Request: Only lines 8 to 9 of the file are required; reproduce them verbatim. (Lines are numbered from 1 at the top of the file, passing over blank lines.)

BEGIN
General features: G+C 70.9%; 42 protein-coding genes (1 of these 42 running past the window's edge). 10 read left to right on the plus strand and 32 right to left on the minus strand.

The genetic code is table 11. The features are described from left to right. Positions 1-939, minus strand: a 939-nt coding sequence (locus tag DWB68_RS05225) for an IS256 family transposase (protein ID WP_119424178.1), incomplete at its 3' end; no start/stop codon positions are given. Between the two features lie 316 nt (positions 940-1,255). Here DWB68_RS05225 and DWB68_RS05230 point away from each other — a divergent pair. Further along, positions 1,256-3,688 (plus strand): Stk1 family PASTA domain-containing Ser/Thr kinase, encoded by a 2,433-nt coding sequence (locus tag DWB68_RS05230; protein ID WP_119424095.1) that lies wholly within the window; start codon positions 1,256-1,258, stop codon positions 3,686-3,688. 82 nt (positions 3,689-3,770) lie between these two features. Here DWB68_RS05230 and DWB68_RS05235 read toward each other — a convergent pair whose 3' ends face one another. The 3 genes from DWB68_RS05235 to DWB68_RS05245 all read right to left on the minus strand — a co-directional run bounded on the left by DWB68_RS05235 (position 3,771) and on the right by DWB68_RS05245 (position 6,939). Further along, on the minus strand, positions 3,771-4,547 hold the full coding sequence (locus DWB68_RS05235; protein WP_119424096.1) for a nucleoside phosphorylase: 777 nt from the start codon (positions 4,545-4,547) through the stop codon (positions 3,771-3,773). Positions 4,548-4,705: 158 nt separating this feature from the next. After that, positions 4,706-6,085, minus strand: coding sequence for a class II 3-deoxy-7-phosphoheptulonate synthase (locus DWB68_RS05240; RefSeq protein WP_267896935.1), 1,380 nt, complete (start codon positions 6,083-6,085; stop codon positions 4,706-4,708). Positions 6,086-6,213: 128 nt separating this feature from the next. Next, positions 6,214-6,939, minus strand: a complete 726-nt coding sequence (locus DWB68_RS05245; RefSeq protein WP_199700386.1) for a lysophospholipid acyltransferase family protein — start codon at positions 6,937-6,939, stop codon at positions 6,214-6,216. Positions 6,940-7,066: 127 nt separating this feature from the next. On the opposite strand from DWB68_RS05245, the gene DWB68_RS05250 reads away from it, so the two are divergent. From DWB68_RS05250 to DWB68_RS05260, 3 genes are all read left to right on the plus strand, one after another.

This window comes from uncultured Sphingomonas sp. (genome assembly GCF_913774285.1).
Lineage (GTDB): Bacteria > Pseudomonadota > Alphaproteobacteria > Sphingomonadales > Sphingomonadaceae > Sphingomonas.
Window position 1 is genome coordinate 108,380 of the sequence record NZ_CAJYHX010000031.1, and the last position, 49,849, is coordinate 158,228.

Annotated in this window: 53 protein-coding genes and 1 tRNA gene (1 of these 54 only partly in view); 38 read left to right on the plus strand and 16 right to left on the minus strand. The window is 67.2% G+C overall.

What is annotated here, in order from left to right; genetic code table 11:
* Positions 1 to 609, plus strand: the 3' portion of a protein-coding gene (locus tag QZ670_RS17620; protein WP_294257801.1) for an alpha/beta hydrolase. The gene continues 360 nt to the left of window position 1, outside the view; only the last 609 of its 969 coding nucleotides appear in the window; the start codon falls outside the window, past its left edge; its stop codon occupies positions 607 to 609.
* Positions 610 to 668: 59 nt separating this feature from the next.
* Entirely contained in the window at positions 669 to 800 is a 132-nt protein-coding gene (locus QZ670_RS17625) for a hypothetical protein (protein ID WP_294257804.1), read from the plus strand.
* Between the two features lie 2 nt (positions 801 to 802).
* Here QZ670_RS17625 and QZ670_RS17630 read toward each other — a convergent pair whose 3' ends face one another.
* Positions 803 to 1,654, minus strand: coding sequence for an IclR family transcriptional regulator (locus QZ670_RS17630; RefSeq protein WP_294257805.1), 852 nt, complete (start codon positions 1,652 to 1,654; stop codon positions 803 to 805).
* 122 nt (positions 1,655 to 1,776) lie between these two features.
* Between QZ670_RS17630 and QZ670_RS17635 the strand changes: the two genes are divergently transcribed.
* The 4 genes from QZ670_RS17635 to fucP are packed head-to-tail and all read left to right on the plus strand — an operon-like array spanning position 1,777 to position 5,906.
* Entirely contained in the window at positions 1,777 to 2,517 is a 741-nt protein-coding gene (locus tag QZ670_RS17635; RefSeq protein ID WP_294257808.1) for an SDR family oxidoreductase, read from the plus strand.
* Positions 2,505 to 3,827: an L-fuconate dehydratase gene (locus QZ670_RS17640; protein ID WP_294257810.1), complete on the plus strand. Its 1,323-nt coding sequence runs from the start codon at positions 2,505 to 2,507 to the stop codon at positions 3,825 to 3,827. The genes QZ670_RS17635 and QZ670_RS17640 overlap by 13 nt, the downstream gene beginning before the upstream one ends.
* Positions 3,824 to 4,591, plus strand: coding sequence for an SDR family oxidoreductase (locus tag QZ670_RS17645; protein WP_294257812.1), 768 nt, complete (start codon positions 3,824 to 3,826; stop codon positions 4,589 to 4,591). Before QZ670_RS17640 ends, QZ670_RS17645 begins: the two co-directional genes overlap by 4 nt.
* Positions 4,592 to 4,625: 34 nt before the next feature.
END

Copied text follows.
* Positions 1 to 609, plus strand: the 3' portion of a protein-coding gene (locus tag QZ670_RS17620; protein WP_294257801.1) for an alpha/beta hydrolase. The gene continues 360 nt to the left of window position 1, outside the view; only the last 609 of its 969 coding nucleotides appear in the window; the start codon falls outside the window, past its left edge; its stop codon occupies positions 607 to 609.
* Positions 610 to 668: 59 nt separating this feature from the next.